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19 March 2011, 11:59

The H Week – Linux 2.6.38 released, FFmpeg becomes Libav, IE9 arrives, Chrome patches bugs

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The H Week logo In the past week, The H returned from CeBIT and took an in-depth look at the new features in version 2.6.38 of the Linux kernel. The Novell acquisition was delayed, Java EE 7 progresses, FFmpeg became Libav and a Dutch report claimed that open source can't reduce costs. Google patched Pwn2Own and Flash holes in Chrome, Microsoft released Internet Explorer 9 and researchers demonstrated that PIN skimming is possible with chip and pin cards.


This week, our latest Kernel Log series, on the newly released Linux kernel version 2.6.38, concluded with an overview of the new features; Dj Walker-Morgan reviewed his time at the recent CeBIT trade show in Hanover and described his meetings there with open source developers; and, Glyn Moody discussed the future of open source now that the focus of personal computing is increasingly shifting away from PCs to mobile devices.

Open Source

Novell confirmed that the US DOJ investigation into the sale of patents to the Microsoft-founded CPTN Holdings will delay the company's acquisition by Attachmate; Oracle's Java EE 7 proposal was approved by the Java Community Process committee; Oracle confirmed that the domain would be decommissioned in the next three months and a group of active FFmpeg project developers effectively forked and renamed the codec library to Libav.

The Dutch government published a report that claimed no savings can be made by switching to open source; the Knight Foundation provided a grant worth nearly $1 million to two non-profit news organisations to develop an open source publishing platform; Gluster announced that it has become the OpenStack community's newest member; the Open Source Initiative (OSI) added three new members to its board and NASA announced that it will hold its first ever summit on open source software development later this month.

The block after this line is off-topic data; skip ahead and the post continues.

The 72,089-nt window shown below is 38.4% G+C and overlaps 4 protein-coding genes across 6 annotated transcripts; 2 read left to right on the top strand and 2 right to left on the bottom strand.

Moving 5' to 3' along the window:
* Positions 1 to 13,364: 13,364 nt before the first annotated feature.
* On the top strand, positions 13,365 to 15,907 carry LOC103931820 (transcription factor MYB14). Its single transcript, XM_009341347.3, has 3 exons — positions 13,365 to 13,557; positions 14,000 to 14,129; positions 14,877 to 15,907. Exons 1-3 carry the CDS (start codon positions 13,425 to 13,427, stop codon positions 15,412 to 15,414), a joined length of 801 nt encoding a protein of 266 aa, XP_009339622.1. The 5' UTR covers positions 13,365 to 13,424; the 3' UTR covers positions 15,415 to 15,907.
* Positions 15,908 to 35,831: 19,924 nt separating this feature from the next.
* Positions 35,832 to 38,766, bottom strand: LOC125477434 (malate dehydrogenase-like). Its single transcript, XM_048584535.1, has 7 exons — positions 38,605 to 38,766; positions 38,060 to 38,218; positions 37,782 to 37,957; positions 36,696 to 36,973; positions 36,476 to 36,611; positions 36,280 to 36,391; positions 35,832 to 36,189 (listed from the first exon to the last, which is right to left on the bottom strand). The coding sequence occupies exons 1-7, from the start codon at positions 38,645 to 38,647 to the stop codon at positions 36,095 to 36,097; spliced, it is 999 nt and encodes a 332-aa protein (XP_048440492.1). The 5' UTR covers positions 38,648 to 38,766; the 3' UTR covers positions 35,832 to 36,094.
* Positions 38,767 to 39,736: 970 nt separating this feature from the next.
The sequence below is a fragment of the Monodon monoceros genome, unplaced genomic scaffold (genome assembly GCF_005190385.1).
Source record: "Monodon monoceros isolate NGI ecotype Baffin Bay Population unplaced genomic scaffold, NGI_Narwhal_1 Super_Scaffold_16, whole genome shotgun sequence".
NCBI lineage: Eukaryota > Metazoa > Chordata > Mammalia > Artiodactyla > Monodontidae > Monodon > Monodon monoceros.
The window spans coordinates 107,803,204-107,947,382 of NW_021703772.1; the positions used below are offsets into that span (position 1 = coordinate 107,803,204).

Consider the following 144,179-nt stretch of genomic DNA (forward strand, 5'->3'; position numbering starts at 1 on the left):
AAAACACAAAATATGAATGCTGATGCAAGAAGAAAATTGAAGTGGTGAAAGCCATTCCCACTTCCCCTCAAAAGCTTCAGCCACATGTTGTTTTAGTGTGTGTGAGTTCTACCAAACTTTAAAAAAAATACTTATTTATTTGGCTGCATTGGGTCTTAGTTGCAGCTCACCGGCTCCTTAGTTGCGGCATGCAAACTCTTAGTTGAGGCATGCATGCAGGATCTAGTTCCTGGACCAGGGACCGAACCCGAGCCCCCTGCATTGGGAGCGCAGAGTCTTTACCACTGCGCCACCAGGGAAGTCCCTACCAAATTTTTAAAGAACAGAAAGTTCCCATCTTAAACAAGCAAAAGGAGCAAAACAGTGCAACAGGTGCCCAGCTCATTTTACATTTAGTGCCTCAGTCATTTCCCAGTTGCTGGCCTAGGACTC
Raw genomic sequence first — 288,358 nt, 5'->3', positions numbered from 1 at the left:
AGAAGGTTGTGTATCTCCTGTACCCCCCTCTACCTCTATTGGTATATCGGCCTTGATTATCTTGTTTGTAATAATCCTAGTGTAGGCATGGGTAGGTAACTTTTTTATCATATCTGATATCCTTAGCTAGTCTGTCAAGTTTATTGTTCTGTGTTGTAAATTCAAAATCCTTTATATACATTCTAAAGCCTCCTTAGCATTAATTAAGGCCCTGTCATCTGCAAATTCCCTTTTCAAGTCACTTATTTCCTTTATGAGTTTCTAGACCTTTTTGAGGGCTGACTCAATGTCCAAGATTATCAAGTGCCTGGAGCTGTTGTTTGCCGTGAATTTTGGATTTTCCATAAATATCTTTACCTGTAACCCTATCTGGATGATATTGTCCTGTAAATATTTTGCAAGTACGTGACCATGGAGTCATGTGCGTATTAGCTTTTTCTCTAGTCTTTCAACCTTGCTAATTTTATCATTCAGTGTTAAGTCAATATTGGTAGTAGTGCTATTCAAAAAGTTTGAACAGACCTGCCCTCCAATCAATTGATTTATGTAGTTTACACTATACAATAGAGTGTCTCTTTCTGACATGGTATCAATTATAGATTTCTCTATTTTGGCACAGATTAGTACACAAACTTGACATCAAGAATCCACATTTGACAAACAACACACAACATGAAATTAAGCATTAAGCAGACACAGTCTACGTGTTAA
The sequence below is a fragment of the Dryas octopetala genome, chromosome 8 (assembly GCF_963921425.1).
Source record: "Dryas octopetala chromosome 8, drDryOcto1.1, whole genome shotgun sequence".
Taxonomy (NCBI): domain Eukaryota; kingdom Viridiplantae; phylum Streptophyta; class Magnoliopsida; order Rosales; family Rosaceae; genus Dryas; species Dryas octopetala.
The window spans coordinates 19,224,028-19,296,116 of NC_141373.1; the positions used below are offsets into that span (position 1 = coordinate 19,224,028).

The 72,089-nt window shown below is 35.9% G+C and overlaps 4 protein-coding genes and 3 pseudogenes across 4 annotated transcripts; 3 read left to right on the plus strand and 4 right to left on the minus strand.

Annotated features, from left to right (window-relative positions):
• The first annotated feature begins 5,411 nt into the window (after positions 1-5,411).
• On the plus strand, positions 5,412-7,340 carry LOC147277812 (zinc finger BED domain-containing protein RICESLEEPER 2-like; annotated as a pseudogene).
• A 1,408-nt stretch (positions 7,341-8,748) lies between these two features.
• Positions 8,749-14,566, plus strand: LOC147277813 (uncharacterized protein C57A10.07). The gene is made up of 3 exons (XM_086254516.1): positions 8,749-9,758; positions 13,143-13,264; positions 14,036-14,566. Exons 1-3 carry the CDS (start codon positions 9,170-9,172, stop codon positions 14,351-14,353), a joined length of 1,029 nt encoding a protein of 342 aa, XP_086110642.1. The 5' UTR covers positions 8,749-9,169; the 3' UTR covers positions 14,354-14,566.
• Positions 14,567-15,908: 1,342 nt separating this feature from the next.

It was confirmed that the Apache Harmony Project Management Chair has stepped down, while the Apache Commons team announced that the French space agency would be using its mathematics library for a future project. Nominations for the Debian Project Leader have closed with only one nominee, the project's current DPL, and a new platform has been created to help share patches between Debian and its derivatives.

Google's bi-monthly Platform Versions numbers show that more than 92 per cent of Android devices are running version 2.1 of the mobile operating system or later, and the legality of Android's Bionic library came into question. The developer channel of Chrome gained a new browser logo as Google finally brought development of its Gears browser plug-in to an end. Microsoft cautiously welcomed the introduction of a WebM plug-in from Google for Internet Explorer 9 as Mozilla confirmed that it plans to ship the latest major update to its browser early next week.

Open Source Releases

Development Releases


The latest version of Apple's iOS mobile operating system improved IPv6 privacy, WhisperCore brought initial device-level encryption to Android, RIM warned of a hole in BlackBerry's web browser and provided workarounds, and The H reported on a smartphone hack that allows for entry to LAN-attached access control systems.

Google released updates to Chrome to patch vulnerabilities discovered at this year's Pwn2Own competition as well as a hole in the Adobe Flash Player, and, to protect its users such as those who were recently targeted by attackers, also announced the extension of SSL security for all of its APIs.

Microsoft released a major update to its Internet Explorer browser, IE9, that includes several security enhancements; and version 2.1 of Gpg4win was released with support for Windows 7 and encrypting complete folders.

Researchers demonstrated how game consoles can spread viruses over LANs; click-jacking was reported as spreading on Facebook; Twitter added an option to always use HTTPS connections and, with the help of Microsoft's Digital Crimes Unit, the Rustock botnet is finally out of action.

A group of researchers showed how chip and pin cards could be skimmed, security firm M86Security reported a new phishing technique that can bypass fraud warnings provided by modern browsers and RSA confirmed that it had fallen prey to an attack in which data was stolen from its servers.

Security Alerts

For all last week's news see The H's last seven days of news and to keep up with The H, subscribe to the RSS feed, or follow honlinenews on Twitter. You can follow The H's own tweeting on Twitter as honline.


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